Fancy knit-wear


The Clancy Brothers were a four piece Irish folk group who mostly found fame in America, where they were known for their trademark off-white Aran jumpers which one of their mothers had knitted back home in Ireland one winter and posted out during a cold spell. On this groovy 1968 sleeve someone had the idea of posing four girls in the same Aran knit-wear the blokes wore, a play on the album title (which itself was a nod at their 1962 album The Boys Won’t Leave The Girls Alone.) The resulting image is very like knitting pattern covers of the time.
The photograph was taken by Stanley Matchett, a Belfast photographer.  It was just a credit on a sleeve to me, but Stanley is a very respected news photographers who has won a number of awards, culminating in the MBE a few years ago (and a retrospective just last year). Locally he is remembered for his coverage of the Beatles shows in Belfast in 1963. I have dropped him an email to see if he recalls the session.  The cover also uses one of my favourite decorated Futura stencil fonts, very redolent of the time.
It turned up in two second hand shops I visited recently, the copy I bought seems to have had an international history.  The album itself is an Australian pressing on EMI Parlophone, the sleeve is printed in England, and the album was originally issued in Northern Ireland by Emerald Records, but distributed by Decca in London.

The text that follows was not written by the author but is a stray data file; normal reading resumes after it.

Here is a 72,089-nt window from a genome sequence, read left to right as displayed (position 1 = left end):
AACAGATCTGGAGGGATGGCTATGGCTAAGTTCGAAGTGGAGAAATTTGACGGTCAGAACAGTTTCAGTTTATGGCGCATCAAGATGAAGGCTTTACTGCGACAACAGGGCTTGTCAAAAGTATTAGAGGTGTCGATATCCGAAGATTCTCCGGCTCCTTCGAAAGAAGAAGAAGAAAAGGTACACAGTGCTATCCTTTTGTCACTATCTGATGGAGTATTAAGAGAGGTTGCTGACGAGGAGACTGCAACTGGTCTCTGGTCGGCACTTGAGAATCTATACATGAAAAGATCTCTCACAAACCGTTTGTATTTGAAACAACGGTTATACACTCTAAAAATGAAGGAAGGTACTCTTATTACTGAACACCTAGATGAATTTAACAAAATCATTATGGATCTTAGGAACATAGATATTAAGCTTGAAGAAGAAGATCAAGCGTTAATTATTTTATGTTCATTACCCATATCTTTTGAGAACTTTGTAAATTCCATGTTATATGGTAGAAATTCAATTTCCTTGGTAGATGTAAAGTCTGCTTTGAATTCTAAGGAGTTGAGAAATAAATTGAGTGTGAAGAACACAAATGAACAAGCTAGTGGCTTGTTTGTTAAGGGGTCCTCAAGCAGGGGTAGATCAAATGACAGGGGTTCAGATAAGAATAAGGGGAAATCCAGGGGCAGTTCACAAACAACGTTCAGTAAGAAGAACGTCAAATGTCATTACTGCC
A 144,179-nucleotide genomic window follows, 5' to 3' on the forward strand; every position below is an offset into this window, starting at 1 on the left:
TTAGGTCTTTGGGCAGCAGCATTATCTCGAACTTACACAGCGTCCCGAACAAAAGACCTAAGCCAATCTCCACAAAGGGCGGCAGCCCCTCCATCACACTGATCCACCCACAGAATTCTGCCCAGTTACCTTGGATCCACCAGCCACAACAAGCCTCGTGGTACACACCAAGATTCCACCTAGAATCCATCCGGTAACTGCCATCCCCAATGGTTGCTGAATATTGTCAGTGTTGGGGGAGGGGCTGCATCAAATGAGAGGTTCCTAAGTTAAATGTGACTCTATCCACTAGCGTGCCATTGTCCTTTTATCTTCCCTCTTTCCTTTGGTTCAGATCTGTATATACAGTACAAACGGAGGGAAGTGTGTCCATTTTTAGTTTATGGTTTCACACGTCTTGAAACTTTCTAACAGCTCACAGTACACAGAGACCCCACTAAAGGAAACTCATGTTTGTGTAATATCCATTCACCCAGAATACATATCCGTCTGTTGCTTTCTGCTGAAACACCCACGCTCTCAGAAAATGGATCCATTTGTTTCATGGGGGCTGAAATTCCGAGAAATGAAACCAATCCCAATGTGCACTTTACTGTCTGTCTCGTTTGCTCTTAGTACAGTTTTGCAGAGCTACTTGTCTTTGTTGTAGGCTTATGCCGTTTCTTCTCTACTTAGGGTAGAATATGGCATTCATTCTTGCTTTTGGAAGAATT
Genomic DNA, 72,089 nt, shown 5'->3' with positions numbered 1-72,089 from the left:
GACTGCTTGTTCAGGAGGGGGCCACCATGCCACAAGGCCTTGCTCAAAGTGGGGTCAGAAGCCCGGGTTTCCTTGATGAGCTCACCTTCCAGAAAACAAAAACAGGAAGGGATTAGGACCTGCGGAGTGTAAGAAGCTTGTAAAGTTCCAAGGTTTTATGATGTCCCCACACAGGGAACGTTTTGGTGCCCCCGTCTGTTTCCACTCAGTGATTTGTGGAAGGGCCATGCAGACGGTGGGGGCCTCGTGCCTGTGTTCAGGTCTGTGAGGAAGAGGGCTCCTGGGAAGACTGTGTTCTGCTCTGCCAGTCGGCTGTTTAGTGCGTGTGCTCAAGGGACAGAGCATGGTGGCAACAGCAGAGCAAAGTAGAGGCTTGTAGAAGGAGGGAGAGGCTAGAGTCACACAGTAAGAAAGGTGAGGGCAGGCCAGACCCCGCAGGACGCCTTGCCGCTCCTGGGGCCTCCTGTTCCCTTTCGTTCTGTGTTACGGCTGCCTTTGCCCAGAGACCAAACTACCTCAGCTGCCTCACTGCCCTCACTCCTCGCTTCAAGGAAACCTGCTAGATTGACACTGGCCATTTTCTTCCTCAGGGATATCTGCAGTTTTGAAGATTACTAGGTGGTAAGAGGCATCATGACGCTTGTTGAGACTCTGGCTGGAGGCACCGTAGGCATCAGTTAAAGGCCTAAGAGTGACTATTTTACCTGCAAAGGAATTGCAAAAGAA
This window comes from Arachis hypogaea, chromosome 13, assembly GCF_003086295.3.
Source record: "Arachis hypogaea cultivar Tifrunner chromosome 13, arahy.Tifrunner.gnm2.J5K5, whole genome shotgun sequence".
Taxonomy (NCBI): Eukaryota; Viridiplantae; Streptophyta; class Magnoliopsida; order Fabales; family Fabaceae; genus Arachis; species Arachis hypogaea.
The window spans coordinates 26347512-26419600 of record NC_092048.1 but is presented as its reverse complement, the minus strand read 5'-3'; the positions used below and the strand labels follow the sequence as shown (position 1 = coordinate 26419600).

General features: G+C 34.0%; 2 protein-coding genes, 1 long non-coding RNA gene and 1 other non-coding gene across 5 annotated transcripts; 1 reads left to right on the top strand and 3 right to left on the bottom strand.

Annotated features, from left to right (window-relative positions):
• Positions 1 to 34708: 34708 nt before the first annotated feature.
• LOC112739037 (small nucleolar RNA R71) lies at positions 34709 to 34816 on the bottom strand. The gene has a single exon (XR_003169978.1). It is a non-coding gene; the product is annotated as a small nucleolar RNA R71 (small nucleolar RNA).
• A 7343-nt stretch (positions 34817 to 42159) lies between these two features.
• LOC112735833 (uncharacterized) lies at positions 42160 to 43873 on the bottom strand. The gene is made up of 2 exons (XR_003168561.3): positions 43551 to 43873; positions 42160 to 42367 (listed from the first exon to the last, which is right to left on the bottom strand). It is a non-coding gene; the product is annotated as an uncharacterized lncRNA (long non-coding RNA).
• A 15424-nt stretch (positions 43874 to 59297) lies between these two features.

Emerald was one of the first labels to cater for the Irish showbands, very popular over there. Founded by a guy called Mervyn Soloman in 1964, they had offices in Dublin and Belfast. The label is still going but has moved into traditional music and reissues of their back-catalogue under the name of Emerald Music.

About simon robinson

Having worked as a graphic designer in the music industry, mainly in the reissue sector, I now concentrate on the design and publication of books about popular culture - and even write some of them.
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2 Responses to Fancy knit-wear

  1. dermot Carroll says:

    In my shop I was asked if the girls were Irish. I said that I supposed they were.
    “In 1968 Irish girls wouldn’t have posed like that; they’re bound to be English. The blond hair gives it away.” was the reply.
    So who are those fine girls?

    • simon robinson says:

      Except it was taken by a Belfast based photographer, and at least one of the models isn’t blonde. Hard to imagine an Irish label paying to fly four models over from the Uk specially. He never replied to my email.

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